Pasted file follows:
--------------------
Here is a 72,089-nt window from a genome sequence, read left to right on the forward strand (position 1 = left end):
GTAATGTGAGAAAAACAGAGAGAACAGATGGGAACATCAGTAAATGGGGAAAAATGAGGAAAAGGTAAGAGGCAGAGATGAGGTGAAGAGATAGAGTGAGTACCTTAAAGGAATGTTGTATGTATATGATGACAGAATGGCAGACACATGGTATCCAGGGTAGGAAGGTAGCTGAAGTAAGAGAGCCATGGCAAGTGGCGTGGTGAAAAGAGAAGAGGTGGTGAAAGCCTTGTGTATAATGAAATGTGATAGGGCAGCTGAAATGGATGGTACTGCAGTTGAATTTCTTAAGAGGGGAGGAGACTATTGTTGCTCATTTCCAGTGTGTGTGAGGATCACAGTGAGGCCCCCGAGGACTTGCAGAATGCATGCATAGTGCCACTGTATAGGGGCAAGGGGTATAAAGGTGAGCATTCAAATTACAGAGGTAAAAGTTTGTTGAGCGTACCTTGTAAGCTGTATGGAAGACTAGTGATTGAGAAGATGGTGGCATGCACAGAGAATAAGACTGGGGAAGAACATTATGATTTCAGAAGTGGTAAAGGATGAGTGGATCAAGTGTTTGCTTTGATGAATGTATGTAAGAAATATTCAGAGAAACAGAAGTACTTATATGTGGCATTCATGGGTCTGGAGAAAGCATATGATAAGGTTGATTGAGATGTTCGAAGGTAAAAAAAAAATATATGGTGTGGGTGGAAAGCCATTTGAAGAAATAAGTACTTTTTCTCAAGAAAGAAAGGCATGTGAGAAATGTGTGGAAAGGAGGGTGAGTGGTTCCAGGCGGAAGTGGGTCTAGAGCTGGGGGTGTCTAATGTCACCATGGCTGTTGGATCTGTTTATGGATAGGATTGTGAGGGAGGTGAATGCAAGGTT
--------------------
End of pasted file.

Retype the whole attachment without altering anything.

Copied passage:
Here is a 72,089-nt window from a genome sequence, read left to right on the forward strand (position 1 = left end):
GTAATGTGAGAAAAACAGAGAGAACAGATGGGAACATCAGTAAATGGGGAAAAATGAGGAAAAGGTAAGAGGCAGAGATGAGGTGAAGAGATAGAGTGAGTACCTTAAAGGAATGTTGTATGTATATGATGACAGAATGGCAGACACATGGTATCCAGGGTAGGAAGGTAGCTGAAGTAAGAGAGCCATGGCAAGTGGCGTGGTGAAAAGAGAAGAGGTGGTGAAAGCCTTGTGTATAATGAAATGTGATAGGGCAGCTGAAATGGATGGTACTGCAGTTGAATTTCTTAAGAGGGGAGGAGACTATTGTTGCTCATTTCCAGTGTGTGTGAGGATCACAGTGAGGCCCCCGAGGACTTGCAGAATGCATGCATAGTGCCACTGTATAGGGGCAAGGGGTATAAAGGTGAGCATTCAAATTACAGAGGTAAAAGTTTGTTGAGCGTACCTTGTAAGCTGTATGGAAGACTAGTGATTGAGAAGATGGTGGCATGCACAGAGAATAAGACTGGGGAAGAACATTATGATTTCAGAAGTGGTAAAGGATGAGTGGATCAAGTGTTTGCTTTGATGAATGTATGTAAGAAATATTCAGAGAAACAGAAGTACTTATATGTGGCATTCATGGGTCTGGAGAAAGCATATGATAAGGTTGATTGAGATGTTCGAAGGTAAAAAAAAAATATATGGTGTGGGTGGAAAGCCATTTGAAGAAATAAGTACTTTTTCTCAAGAAAGAAAGGCATGTGAGAAATGTGTGGAAAGGAGGGTGAGTGGTTCCAGGCGGAAGTGGGTCTAGAGCTGGGGGTGTCTAATGTCACCATGGCTGTTGGATCTGTTTATGGATAGGATTGTGAGGGAGGTGAATGCAAGGTT